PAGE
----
OSLO —The Norwegian Academy of Science and Letters has awarded the Kavli Prize in Neuroscience for 2020 to two California based scientists, David Julius of the University of California, San Francisco, and Ardem Patapoutian, Scripps Research, La Jolla, “for their transformative discovery of receptors for temperature and pressure.”
While neural mechanisms for sensing chemicals in olfaction and light in vision have been described, a molecular basis for how temperature and pressure are detected and encoded into electrical signals has been lacking. The two Kavli Prize Laureates, Julius and Patapoutian, discovered receptors for temperature and pressure, two critical physical features of the environment. These findings revolutionized the field of neuroscience by providing a molecular and neural basis for thermosensation and mechanosensation.
David Julius used capsaicin, the compound in chili pepper that elicits the sensation of heat, to identify the gene encoding the first temperature sensor, the ion channel TRPV1. Julius further discovered that TRPV1 is activated by high temperature, high concentrations of protons found in ischemic tissues and chemical compounds generated during inflammation, thus providing a molecular integrator for both temperature sensing and inflammatory signals. Genetic experiments then showed that mutant mice deficient in TRPV1 have a deficit in heat sensitivity and a marked reduction in inflammatory and cancer pain. This discovery led to the identification of a family of channels involved in sensing specific ranges of warm and cold temperatures and irritants, some of which are mutated in familial pain syndromes. In other experiments, Julius and collaborators identified these channels as infra-red sensors in vampire bats and snakes, and as targets of spider and scorpion toxins, further validating their roles in temperature and pain sensation. TRPV1 and related channels are now targets for development of new analgesic drugs.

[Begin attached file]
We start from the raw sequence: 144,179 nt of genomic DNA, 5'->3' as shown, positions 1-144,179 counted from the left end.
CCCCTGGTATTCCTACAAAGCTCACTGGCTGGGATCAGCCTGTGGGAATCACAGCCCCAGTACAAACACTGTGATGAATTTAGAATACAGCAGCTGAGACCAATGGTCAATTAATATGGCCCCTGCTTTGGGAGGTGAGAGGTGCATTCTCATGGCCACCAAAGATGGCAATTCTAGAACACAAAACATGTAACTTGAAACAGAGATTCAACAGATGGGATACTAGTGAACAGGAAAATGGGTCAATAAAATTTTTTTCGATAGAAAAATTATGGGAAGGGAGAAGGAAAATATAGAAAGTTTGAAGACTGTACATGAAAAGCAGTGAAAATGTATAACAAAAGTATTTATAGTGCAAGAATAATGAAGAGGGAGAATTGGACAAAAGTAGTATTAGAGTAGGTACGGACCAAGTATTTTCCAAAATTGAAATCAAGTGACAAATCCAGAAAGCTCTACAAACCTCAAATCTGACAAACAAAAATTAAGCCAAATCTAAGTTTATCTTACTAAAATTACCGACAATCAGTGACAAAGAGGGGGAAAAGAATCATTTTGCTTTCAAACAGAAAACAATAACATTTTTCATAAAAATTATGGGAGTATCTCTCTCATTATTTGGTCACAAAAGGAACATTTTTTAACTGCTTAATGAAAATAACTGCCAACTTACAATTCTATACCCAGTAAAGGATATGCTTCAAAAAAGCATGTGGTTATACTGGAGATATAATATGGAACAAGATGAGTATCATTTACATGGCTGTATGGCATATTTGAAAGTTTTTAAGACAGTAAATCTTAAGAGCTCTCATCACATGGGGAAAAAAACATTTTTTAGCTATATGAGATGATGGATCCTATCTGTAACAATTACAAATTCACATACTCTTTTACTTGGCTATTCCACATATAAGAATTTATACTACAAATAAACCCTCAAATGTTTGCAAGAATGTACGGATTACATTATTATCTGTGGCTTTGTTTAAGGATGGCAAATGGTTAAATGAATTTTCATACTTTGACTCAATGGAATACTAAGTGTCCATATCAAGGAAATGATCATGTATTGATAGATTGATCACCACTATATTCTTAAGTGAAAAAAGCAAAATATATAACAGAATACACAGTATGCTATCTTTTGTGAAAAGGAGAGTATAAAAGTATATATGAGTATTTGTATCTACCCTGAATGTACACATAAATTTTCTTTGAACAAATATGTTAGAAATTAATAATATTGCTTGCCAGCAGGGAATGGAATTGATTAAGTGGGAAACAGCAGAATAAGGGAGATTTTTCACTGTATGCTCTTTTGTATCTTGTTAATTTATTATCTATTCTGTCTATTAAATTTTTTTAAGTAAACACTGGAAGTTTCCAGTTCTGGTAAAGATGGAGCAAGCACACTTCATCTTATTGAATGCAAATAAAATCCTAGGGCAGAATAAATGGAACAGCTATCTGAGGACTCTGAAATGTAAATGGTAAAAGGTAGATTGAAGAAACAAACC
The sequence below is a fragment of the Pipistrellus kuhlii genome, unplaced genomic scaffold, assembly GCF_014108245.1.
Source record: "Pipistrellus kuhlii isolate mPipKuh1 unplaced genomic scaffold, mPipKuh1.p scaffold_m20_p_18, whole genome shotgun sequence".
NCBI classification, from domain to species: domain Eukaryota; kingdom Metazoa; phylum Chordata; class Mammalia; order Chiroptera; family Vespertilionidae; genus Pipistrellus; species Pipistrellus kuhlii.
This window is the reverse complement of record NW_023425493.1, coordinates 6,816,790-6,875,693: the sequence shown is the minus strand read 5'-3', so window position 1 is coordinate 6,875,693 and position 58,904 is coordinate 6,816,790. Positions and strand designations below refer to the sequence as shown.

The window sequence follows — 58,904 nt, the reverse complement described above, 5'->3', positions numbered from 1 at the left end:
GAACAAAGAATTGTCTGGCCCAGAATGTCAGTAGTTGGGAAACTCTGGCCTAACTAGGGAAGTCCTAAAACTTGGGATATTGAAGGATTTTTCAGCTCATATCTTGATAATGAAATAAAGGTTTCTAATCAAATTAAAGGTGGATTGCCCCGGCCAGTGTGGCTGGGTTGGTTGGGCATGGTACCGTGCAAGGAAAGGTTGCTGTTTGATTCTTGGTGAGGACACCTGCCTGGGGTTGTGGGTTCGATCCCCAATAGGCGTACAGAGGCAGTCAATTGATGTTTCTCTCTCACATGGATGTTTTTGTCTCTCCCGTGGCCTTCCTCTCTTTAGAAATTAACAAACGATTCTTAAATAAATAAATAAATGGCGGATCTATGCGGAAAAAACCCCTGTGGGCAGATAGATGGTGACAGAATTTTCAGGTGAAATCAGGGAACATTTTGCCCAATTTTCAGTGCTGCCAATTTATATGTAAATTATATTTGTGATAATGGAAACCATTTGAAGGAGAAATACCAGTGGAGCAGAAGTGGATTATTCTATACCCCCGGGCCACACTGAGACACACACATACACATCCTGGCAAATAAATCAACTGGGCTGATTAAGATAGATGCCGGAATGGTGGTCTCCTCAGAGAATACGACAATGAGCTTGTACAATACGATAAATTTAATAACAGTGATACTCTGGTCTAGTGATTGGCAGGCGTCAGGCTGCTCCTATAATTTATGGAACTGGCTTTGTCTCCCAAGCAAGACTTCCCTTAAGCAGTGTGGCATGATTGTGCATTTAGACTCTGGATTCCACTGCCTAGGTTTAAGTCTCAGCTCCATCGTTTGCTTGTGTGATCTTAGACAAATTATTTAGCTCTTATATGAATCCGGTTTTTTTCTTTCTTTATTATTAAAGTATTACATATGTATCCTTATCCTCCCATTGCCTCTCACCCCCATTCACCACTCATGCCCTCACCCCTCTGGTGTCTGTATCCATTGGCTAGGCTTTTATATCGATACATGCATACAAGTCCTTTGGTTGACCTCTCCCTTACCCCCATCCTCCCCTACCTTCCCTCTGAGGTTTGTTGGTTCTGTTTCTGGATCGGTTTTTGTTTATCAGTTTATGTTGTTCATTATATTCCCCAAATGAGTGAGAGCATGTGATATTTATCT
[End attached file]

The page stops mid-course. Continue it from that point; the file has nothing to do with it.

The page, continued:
Ardem Patapoutian discovered a family of pressure-sensitive ion channels, the Piezos, that are highly conserved throughout the animal kingdom. Piezos were soon confirmed by Patapoutian to be essential for pressure sensing in mammals. His work further showed that Piezos form pressure-sensing channels and that they are directly responsible for pressure sensing in skin by Merkel cells, proprioreceptors and touch sensory terminals. Piezos also act to sense pressure by nerve terminals in blood vessels and in the lungs and affect red blood cell volume, vascular physiology and underlie a broad range of human genetic disorders. The discovery of the Piezos opened the door to understanding mechanobiology in health and disease.
The 53-year-old Patapoutian was born in Beirut and is the younger child of the writer and playwright Sarkis Vahaken and teacher and principal Haigouhi Adjemian-Patapoutian. He and his family moved to Los Angeles as a result of the Lebanese civil war. He received his bachelor’s degree from the University of California Los Angeles and his doctorate from the California Institute of Technology. He is married and has two children.
A professor in the Department of Neuroscience at Scripps Research and investigator at the Howard Hughes Medical Institute, Patapoutian is a fellow of the American Association for the Advancement of Science (2016), and a member of the National Academy of Sciences (2017). He is a co-recipient of the 2017 Alden Spencer Award from Columbia (with David Ginty), and the 2019 Rosenstiel Award for Distinguished Work in Basic Medical Research (with David Julius).